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Advantages and Disadvantages of Electronic Wills

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We have written before about electronic notarization of legal documents and how this represents a sea change in Florida law. Today, we want to discuss whether your entire will should be electronic. Electronic wills have certain advantage and disadvantages. But, as experienced estate planning attorneys in The Villages, we also want to caution against the use of an electronic will. If you have a question about creating or revising an estate plan, contact our office today.

What are Benefits of an Electronic Will?

An electronic will is any that only exists in electronic form. It does not include a scanned copy of a physical will.

Why would someone want an electronic will? There are some advantages:

  • It is easy to store, unlike a physical will, and you will never lose it.
  • It is easier to share. All you need to do is attach a copy of an electronic will to an email, and you can send it to whoever you want.
  • If you do not have a printer, creating an electronic will is convenient. Folks who are housebound might like to create one.

By getting an electronic will notarized electronically, a person never has to leave the home. This is a big benefit to someone in ill health who struggles to move about.

Are there Disadvantages to an Electronic Will?

We think there are. Here are some considerations you must think through before you create an electronic will.

For starters, some states might not recognize an electronic will as valid, which can have enormous consequences if you choose to move out of state at some point. As The Ledger notes, only 4 states have rules regarding executing and storing an electronic will. If another state’s probate court does not find an electronic will valid, then your assets will be distributed according to that state’s intestacy laws, which could send property to people you never dreamed receiving it. If you named guardians of children in the will, then problems can arise in that area as well.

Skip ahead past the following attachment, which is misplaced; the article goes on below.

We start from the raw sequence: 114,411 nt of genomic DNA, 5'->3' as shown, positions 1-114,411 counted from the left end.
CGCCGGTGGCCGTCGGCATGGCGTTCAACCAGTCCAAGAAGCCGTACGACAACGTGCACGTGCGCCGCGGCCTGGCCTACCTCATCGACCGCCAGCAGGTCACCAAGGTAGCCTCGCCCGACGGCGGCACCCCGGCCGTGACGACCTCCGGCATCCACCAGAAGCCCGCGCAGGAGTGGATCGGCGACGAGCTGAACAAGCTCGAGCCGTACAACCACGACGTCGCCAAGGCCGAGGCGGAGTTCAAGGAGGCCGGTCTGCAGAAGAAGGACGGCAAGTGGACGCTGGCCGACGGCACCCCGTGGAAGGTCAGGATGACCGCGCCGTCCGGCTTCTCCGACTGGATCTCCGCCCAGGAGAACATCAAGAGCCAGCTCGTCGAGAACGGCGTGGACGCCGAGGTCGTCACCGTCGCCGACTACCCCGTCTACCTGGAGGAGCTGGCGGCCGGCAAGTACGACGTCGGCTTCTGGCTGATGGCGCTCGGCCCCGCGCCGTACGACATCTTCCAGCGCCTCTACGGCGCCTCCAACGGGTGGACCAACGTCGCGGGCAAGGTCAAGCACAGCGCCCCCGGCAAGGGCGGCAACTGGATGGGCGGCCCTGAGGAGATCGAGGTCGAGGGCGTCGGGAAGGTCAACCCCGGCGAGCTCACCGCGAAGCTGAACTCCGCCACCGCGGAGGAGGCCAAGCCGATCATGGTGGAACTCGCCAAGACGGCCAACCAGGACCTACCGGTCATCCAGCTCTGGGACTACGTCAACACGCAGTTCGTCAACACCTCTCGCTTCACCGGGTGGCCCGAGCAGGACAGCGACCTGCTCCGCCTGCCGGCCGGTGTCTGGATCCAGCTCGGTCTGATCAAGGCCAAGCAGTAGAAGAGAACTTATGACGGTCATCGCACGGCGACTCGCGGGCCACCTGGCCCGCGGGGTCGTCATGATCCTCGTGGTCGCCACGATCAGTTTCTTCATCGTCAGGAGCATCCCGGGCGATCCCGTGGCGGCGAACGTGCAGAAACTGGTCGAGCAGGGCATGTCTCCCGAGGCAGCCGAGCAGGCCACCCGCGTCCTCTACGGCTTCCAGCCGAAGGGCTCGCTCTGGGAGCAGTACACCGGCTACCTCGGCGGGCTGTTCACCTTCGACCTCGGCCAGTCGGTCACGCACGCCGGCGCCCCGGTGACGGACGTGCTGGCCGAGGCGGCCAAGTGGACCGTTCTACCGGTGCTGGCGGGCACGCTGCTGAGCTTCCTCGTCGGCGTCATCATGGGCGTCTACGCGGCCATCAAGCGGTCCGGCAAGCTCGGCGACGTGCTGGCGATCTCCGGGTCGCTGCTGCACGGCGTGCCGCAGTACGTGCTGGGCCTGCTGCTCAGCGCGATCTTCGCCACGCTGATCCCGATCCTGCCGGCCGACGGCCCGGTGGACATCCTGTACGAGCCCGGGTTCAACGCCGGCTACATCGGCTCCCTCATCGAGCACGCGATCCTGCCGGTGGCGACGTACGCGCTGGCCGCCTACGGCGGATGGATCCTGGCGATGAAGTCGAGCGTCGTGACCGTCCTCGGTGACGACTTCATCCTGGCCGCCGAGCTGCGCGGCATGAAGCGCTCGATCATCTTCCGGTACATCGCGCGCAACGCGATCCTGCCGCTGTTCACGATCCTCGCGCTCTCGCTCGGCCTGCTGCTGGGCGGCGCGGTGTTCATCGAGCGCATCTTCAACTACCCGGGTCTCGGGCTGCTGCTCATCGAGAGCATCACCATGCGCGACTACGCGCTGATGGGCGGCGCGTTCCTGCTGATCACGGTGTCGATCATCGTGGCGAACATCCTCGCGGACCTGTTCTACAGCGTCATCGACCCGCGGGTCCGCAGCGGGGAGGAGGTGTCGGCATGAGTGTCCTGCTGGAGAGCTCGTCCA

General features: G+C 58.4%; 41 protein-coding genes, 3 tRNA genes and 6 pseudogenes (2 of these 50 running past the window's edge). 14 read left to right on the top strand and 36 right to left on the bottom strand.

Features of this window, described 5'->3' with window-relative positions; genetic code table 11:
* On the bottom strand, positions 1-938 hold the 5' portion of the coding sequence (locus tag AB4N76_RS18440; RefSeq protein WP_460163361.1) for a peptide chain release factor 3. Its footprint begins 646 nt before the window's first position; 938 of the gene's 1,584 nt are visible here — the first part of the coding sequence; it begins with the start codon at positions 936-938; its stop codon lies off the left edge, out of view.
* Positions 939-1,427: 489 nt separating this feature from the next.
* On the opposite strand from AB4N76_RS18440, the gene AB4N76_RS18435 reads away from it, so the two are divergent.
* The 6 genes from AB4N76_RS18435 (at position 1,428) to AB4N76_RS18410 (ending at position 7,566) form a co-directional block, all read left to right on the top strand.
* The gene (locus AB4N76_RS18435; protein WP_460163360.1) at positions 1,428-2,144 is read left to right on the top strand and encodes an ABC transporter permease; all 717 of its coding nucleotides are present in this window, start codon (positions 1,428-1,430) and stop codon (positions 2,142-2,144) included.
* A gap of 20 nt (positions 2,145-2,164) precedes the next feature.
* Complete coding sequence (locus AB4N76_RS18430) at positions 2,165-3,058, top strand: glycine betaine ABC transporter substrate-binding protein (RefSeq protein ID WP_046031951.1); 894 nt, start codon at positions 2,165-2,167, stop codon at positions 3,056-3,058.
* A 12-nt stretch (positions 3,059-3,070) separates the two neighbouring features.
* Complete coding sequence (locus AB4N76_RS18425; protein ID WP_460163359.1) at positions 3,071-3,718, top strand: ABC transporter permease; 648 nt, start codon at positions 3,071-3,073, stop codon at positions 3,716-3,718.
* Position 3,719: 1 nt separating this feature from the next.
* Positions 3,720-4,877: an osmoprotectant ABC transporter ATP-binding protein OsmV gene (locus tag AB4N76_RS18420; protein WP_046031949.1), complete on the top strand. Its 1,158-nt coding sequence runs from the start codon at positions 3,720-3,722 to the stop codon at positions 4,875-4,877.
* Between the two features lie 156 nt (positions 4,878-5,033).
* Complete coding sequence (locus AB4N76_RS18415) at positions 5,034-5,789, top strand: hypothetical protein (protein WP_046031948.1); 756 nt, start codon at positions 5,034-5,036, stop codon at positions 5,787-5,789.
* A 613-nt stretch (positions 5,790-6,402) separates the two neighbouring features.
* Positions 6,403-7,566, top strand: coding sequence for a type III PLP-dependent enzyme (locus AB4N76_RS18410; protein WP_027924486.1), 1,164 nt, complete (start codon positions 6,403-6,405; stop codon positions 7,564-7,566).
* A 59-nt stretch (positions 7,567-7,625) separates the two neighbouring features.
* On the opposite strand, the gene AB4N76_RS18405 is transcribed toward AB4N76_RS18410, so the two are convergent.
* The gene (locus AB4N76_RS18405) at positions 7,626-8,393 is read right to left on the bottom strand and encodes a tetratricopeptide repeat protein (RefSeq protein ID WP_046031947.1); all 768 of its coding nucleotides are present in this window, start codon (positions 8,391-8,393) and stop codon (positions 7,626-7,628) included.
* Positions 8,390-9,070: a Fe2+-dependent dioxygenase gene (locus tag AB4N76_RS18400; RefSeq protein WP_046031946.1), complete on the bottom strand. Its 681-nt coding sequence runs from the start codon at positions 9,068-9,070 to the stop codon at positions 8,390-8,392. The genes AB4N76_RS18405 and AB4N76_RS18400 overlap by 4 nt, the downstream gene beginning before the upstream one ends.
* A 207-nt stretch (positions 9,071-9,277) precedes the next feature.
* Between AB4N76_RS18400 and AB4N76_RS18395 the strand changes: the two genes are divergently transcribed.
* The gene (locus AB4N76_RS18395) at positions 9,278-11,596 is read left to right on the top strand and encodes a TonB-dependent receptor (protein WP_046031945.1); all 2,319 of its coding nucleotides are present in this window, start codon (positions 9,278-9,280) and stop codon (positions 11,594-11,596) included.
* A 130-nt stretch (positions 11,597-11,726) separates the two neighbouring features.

Another concern stems from creating a will on your own. We strongly discourage this practice. Though you might think you will save some money, many people make critical errors when drafting their own wills using software. They either forget significant pieces of property, or think they are leaving property to someone when that property (like retirement accounts) goes to a beneficiary named on the policy.

Nothing replaces the security of having an experienced estate planning lawyer work with you to create a will or other legal document. This might be inconvenient for some people, but an attorney can always make a house call to meet with a client who can’t leave their bed.

Contact Us for a Free Consultation

Millhorn Elder Law Planning Group has represented The Villages for years, and we have built our reputation by successfully resolving many of our clients’ legal issues. To meet with one of our lawyers, give us a call at 800-743-9732. We offer a free consultation, where we can talk through your options.

 

Resource:

theledger.com/news/20190823/law-electronic-wills-are-coming-but-are-they-good-idea

https://www.millhorn.com/what-is-the-difference-between-a-living-will-and-a-dnr/

 

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